Saturday, September 17, 2011


Nobody's business or threat to us all?

Recently our sorry excuse for a news source published pictures of the inside of a hoarder's condo. The mess just didn't consist of size 10 dresses with broken zippers that the owner hoped to fit into again one day or magazine articles that they just haven't gotten around to reading. No, the mess consisted of rotting food, feces, assorted trash, 30 bicycles... The smelly  mess has attracted all sorts of vermin and the authorities have ordered the condo association to clean it all up. The condo association? Well they can bill the owner if they'd like..
So in other words, the neighbors are going to be stuck cleaning up after this psycho.

It was strange, the public reaction. Many felt sorry for the poor hoarder, his privacy invaded with the photos published on-line. He is mentally ill, he can't help himself.

No sympathy here. A couple of years ago, a condo caught on fire in the complex where we have our 'investment'. I am not sure if the hoarder's habits led to the fire but it certainly made putting the fire out difficult plus it was difficult to rescue the hoarder. The neighbors were furious as their property (and lives if this had been in the middle of the night)was in jeopardy. The insurance rates went up right after that (as did the association fees). Not quite a victimless crime.

I occasionally watch the hoarding shows. Some of the hoarders are just collectors. Things all organized in boxes but their habit has caused them financial hardship. I don't have much problems with them unless kids are involved. But the ones who can't ever throw anything away, even a banana peel..
So on these shows (who would agree to be on one of these? free help?), the formula is to bring in some sort of therapist who tries to figure out what each object means to the hoarder. The hoarder usually admits there is a problem and agrees to do what ever it takes to clean up the place but as soon as the first object is up to be discarded, they panic.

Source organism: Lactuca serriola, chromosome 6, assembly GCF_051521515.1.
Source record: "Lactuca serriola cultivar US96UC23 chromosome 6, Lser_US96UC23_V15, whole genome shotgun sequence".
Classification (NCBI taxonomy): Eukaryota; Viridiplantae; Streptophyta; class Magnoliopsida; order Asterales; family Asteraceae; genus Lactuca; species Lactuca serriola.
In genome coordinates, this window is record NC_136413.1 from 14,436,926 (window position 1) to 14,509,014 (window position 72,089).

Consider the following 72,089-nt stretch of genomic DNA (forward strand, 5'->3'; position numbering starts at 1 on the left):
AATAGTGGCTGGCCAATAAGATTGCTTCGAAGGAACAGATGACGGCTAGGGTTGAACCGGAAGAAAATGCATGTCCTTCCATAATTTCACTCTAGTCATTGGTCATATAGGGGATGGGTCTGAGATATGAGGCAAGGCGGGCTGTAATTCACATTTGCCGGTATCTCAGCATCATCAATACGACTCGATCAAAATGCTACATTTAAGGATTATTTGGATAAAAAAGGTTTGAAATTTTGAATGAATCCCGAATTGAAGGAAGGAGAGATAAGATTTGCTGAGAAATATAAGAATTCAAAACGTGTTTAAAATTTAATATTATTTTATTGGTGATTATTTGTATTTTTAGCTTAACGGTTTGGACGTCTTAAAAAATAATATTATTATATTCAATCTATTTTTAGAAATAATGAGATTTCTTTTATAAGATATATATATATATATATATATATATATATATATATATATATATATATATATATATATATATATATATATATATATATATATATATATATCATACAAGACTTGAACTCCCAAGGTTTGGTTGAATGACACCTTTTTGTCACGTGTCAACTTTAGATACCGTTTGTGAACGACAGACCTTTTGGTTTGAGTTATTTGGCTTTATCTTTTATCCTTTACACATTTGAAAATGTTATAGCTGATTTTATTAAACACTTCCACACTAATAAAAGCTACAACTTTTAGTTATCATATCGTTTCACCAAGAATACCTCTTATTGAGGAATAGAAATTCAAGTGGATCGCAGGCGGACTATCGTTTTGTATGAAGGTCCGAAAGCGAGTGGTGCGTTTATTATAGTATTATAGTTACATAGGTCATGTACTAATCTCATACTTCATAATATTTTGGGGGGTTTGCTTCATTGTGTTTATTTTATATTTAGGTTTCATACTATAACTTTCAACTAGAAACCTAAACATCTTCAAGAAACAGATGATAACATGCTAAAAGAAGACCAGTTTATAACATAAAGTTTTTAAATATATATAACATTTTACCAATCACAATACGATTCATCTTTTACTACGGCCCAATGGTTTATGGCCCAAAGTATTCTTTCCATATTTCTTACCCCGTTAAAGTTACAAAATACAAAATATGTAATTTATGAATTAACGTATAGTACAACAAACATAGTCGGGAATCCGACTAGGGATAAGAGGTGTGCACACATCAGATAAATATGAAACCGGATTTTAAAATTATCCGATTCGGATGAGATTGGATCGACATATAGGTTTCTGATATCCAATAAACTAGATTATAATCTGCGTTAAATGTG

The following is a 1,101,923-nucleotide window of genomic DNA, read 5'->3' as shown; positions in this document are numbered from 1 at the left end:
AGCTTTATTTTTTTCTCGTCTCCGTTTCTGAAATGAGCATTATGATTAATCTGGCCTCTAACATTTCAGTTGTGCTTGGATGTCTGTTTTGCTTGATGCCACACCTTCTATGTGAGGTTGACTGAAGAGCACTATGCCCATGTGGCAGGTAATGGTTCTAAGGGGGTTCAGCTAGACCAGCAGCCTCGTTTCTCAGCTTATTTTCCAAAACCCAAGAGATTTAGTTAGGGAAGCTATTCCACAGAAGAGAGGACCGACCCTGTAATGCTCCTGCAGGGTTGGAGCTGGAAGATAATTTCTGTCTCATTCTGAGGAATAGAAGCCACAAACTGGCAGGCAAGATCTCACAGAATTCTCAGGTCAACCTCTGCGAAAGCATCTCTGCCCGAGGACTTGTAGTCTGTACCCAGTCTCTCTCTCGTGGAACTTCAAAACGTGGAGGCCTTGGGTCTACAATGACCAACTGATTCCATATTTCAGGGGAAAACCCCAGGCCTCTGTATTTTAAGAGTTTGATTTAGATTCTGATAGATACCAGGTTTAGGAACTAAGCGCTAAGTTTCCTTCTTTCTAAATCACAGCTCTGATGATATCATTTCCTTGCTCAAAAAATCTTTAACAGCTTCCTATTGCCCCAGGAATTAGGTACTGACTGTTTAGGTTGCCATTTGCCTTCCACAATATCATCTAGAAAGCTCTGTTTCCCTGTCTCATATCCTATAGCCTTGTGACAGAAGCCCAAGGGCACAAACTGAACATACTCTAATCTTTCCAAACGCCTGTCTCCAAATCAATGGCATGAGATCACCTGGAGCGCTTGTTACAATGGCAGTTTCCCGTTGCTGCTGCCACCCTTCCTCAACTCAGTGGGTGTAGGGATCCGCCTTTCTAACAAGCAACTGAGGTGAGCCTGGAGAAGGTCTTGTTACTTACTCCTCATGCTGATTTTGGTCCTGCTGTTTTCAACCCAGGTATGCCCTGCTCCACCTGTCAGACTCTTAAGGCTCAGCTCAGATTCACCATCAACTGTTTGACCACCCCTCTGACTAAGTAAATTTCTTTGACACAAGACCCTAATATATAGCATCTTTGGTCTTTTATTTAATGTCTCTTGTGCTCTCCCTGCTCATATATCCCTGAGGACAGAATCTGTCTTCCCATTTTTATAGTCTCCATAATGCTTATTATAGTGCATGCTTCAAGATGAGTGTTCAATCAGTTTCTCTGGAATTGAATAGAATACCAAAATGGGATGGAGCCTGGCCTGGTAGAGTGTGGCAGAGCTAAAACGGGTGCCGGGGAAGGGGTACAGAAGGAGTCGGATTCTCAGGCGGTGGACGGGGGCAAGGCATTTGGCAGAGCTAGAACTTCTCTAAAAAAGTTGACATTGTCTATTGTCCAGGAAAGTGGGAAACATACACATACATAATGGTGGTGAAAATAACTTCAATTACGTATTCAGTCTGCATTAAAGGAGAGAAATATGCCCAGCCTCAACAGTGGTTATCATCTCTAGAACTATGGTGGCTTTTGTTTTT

The man who my father stupidly invited into his home in return for care (which was never provided) was a hoarder; a hard thing to be  when one is  basically homeless. He had a formula: weasel his way into homes and then not leave until the homeowner goes through the long, expensive eviction process and still wait until he is physically removed. In the short time he was there, he turned my parents' home into a trash filled rat's nest. My father tripping over his mess indirectly led to his death. We paid twice to have all this stuff removed.

My father had a variation of hoarding: he could not bring himself to spend any money without feeling some sort of pain. He paid all his bills on time but on every check, he would write on the check itself how the company doesn't deserve this much money, etc. He was profoundly cheap, never would tip, etc yet he had money. His self worth was in proportion to how much money he had squirreled in a bank. He would alternately brag to his friends how much money he had with how poor he was. Why was he like this? Who knows..he was raised in the lap of luxury, his father being a very successful physician but suffice it to say, life with him was very difficult and when I could, I left and didn't look back. Unfortunately my poor mother was stuck with this crazy man.

A few years before his death, I got a call from a social worker telling me this sad story on how my father was starving (though about 80 pounds overweight) and couldn't even afford the meals on wheels. She had gone to great effort to bargain the price down to a dollar a meal but still, this was too much. Would it be possible if I would pay for this as he had told them that I had a 'good' job? I told her not to waste one bit of sympathy on him. Though I didn't know how much money he had, I could assure her that it was more than what she and I had put together.

It was once thought that hoarding was a compulsive behavior disorder similar to those who can't leave the house, excessively hand wash, afraid of this and that but once medications were developed to address OCD, it was noticed that they had no effect on hoarders; they have a different errant pathway in their brain which has yet to be addressed successfully.

But hoarders have many victims..

1 comment:

Teri Bernstein said...

Sue...this is all so sad. Any one of us could feel need and desperation and be in the same hoarding state. I am grateful every day that I have the energy and clarity to let go....


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